Anti-euthanasia campaigners have welcomed a high court decision to reject the legal bids of two disabled men who want to loosen the laws on euthanasia and assisted suicide.
Tony Nicklinson, from Wiltshire, was seeking to give doctors the power to kill him at a time of his choosing, and has already said he will appeal the decision to the Court of Appeal.
Because he has “locked-in syndrome” and is paralysed from the neck-down following a stroke, he would need a doctor or another person to carry out the act.
Nicklinson wanted the court to declare that it would be legal – on the common law grounds of “necessity” – for a doctor to kill him, if sanctioned by the courts in advance. At present, such an act would be seen as murder.
The other man, identified only as “Martin”, also has locked-in syndrome following a stroke and wanted the director of public prosecutions to amend assisted suicide guidance to allow care or health professionals to help him end his life. He is also considering an appeal.
Lord Justice Toulson, one of three judges who heard the two cases, said they presented society with “legal and ethical questions of the most difficult kind” and that “their desire to have control over the ending of their lives demands the most careful and sympathetic consideration”.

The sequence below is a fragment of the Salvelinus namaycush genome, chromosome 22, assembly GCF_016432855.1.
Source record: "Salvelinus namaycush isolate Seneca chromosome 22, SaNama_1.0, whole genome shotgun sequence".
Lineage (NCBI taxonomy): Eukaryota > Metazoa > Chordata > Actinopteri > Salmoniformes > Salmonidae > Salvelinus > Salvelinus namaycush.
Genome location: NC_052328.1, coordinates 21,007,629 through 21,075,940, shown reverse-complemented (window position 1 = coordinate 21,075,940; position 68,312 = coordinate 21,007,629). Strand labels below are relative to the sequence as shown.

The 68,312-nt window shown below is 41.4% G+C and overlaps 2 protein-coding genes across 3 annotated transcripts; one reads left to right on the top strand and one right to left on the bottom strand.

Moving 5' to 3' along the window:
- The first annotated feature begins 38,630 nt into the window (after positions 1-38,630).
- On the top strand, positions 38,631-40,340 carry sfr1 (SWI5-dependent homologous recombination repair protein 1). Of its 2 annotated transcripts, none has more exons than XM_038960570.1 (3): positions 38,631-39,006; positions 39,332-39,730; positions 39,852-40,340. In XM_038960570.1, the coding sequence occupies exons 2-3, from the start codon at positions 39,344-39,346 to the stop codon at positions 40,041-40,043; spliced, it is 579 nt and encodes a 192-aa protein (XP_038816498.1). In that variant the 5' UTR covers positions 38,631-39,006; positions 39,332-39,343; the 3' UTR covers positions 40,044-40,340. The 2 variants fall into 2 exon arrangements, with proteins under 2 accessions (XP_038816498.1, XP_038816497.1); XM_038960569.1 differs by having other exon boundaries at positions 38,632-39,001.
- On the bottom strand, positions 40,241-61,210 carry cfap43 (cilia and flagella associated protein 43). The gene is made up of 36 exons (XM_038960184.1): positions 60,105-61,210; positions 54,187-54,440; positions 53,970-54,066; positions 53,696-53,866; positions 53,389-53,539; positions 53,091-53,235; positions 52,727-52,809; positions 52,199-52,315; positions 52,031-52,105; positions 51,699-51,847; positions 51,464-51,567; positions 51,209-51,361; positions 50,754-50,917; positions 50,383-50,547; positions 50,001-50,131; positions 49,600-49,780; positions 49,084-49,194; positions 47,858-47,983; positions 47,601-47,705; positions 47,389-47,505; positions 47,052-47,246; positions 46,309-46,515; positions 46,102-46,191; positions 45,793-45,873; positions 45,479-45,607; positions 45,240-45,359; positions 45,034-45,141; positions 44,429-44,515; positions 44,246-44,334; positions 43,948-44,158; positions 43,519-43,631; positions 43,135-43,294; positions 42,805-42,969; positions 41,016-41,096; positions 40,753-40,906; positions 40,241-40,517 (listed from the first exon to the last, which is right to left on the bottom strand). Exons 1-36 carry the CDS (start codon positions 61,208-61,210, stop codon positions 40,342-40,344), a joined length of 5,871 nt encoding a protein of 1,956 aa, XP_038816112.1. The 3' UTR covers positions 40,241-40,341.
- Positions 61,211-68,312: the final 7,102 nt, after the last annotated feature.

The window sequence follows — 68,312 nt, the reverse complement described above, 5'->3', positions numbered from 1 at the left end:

But he said that allowing their claims would have “consequences far beyond the present cases”.
He said it was “not for the court to decide whether the law about assisted dying should be changed and, if so, what safeguards should be put in place” because these were “matters for Parliament to decide”.
Mr Justice Royce agreed, and said that for judges to change the law “would be to usurp the function of Parliament”.
Dr Kevin Fitzpatrick, of the disabled people’s organisation Not Dead Yet UK (NDY UK), which campaigns against legalising euthanasia and assisted suicide, expressed sympathy with both men’s situation but said he was “relieved” with the court’s judgment.
He said: “The judges have made a clear statement that the law cannot be changed in court. I would be very surprised if any appeal to a higher court had any different result.
“They found that in law there is no place for them to go, and that’s right.”
He said that although NDY UK was “deeply distressed” about the two men’s “despair”, it was “still very relieved that the courts found that the danger to other disabled people would be too great a risk to take”.
And he said he hoped that when parliament did consider the issue again – with the Labour peer Lord Falconer set to introduce another bill that would legalise assisted suicide – politicians would “understand all the complexity of the arguments and come to the same decision as the courts”.
In statements, Nicklinson said he was “saddened that the law wants to condemn me to a life of increasing indignity and misery”, while Martin said he felt “even more angry and frustrated now having had this court tell me that I cannot receive professional help to take control of how I might end my own life”.
The two cases are just the latest in a string of legal claims and parliamentary actions aimed at increasing pressure on MPs, peers and the courts to move towards weakening the laws on assisted suicide and euthanasia.
16 August 2012